Coaching in a pandemic

Published 28 Apr 2020

It is not only the NN Running Team athletes but also their coaches, who have been forced to adapt and be innovative during these unprecedented times. We speak to a trio of NN Running Team coaches to look at how they have handled and coped with a unique set of challenges during the Covid-19 pandemic.

Addy Ruiter

Regular communication and a positive mindset has also been the philosophy adopted by Addy Ruiter, coach to the Ugandan NN Running Team athletes including world 5km and 15km road record-holder Joshua Cheptegei.

Based out of Kapchorwa, Addy has seen first-hand how the government restrictions have impacted on training – which means athletes cannot currently travel down the mountain to the plateau for tempo runs or further up the mountain for higher altitude runs.

Limited to training in groups of a maximum of five athletes, Addy has had to be creative with some of his running routes and has been able to follow some training sessions on a mountain bike.

Despite the difficulties and disruption to regular training, the Dutch coach has been delighted by the attitude shown by his athletes.

“One of the reasons that our athletes in Uganda have reached the top is reflected in their behaviour towards the current crisis,” Addy explains. “They cope well with setbacks and disappointments, adapt quickly to the ever-changing circumstances and are not discouraged. They remain highly motivated.”

In regular contact with Global Sports Communication Athlete Manager, Jurrie van der Velden, to discuss the ever-evolving global pandemic, Addy believes communication is key to resolving any issues which may occur.

“I see the athletes every day and we talk to one another about the situation and how best to deal with it,” adds Addy.

We’ve decided what most important is for our families to stay healthy and to continue to train as best we can.

Patrick Sang

During a distinguished career spanning more than 35 years as both an athlete and coach, Kenyan-based NN Running Team coaching guru Patrick Sang has faced countless challenges.

Yet the man who has guided the likes of Eliud Kipchoge and Geoffrey Kamworor to a host of global honours, has never faced a challenge as complex as a global pandemic.

There are no easy answers, but as coach to a team of around 30 NN Running Team athletes based out of Kaptagat he has responsibility to  focus on solutions.   

“I programme myself to think positively and that sooner or later the virus will end,” explains Patrick. “We’ve experienced calamities before and they don’t last forever. So, I’ve asked my athletes to focus their energies on the remaining part of the season and to look ahead positively.”

As a coach, Patrick, was forced to quickly re-evaluate how best to maintain both fitness and motivation in his athletes. Following the mass cancellation and postponement of races globally, many athletes were stripped of the goal of working towards an immediate competitive goal. Meanwhile, government restrictions introduced by the Kenyan Government to limit large groups of people in the wake of the pandemic saw the Kaptagat-based camp disband as athletes returned to their family homes to train solo.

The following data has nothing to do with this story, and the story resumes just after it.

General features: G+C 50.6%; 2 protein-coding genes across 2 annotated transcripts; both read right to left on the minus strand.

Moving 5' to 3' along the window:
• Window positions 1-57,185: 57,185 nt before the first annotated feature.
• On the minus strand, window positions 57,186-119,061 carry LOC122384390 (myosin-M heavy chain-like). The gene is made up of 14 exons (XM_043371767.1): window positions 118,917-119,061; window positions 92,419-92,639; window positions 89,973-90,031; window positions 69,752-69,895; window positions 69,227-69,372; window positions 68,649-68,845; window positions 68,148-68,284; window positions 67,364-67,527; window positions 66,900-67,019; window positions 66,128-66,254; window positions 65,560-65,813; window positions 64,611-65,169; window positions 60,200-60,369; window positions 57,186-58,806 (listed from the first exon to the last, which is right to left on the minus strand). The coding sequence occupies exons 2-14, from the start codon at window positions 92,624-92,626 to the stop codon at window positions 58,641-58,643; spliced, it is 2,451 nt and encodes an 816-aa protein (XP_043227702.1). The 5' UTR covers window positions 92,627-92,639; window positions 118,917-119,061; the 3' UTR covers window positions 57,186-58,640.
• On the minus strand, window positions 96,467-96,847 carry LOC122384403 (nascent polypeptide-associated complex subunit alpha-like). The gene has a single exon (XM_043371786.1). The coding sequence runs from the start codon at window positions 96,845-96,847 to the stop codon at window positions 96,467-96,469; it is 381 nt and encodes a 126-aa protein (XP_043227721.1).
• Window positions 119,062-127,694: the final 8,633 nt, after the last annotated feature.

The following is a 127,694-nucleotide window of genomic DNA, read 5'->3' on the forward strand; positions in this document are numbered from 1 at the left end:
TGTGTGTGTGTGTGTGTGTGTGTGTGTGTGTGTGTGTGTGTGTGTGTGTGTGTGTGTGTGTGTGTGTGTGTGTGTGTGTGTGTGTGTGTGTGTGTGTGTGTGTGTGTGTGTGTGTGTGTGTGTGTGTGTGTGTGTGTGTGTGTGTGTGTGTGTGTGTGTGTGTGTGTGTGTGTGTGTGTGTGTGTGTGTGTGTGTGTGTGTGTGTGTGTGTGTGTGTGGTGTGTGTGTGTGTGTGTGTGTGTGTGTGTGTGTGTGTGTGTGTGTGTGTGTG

I decided that now is a time athletes should be doing general fitness and endurance and general strength training. 

Denied the opportunity to see the athletes face to face because of the restrictions, Patrick has delegated ‘greater authority’ to the athletes and he has become more dependent on their feedback.

However, Patrick is determined to look at the positives and he insists we should not underestimate the power of the family in such uncertain times.

“This is a new situation that either by design or default has made it possible to be surrounded by loved ones for pretty much 24 hours a day,” he explains. “This in itself has given serious cushioning. The mind is now focused on the family and this offers a reminder of what is really important in life.”

Mersha Asrat

Mersha Asrat, coach to Ethiopia’s NN Running Team superstar Kenenisa Bekele and a group of younger, emerging athletes, is calling on his group to ‘be strong’, to ride out the current ‘storm’.

With the prospect of racing off the agenda for some time and athletes forced to train alone because of government restrictions, Mersha says some athletes initially greeted the outbreak of the global pandemic with bemusement and confusion.

However, the Addis Ababa-based coach says to best serve his athletes it has been important for him to adopt a positive mindset.

“I have taken the view that the pandemic will pass,” explains Mersha. “No one yet knows when we will start competing again, but we have to prepare as if we are going to compete soon.”

Mersha has proposed for his athletes to alternate three runs per week with three days of strength exercises from home - and he believes the programme could have long-term benefits.

“Some Ethiopian athletes are not at a very good level with their strength training, so I am advising them to work on this – even to be masters at workouts! I’m explaining to the athletes that each workout as its own meaning, its own function and benefit.”

Besides looking at the physical gains that can be made, Mersha is also looking at how the team can maximise their downtime by encouraging them to brush up on their English language skills.

Many of the group struggle to learn English, so I’ve told them now is a good time to learn.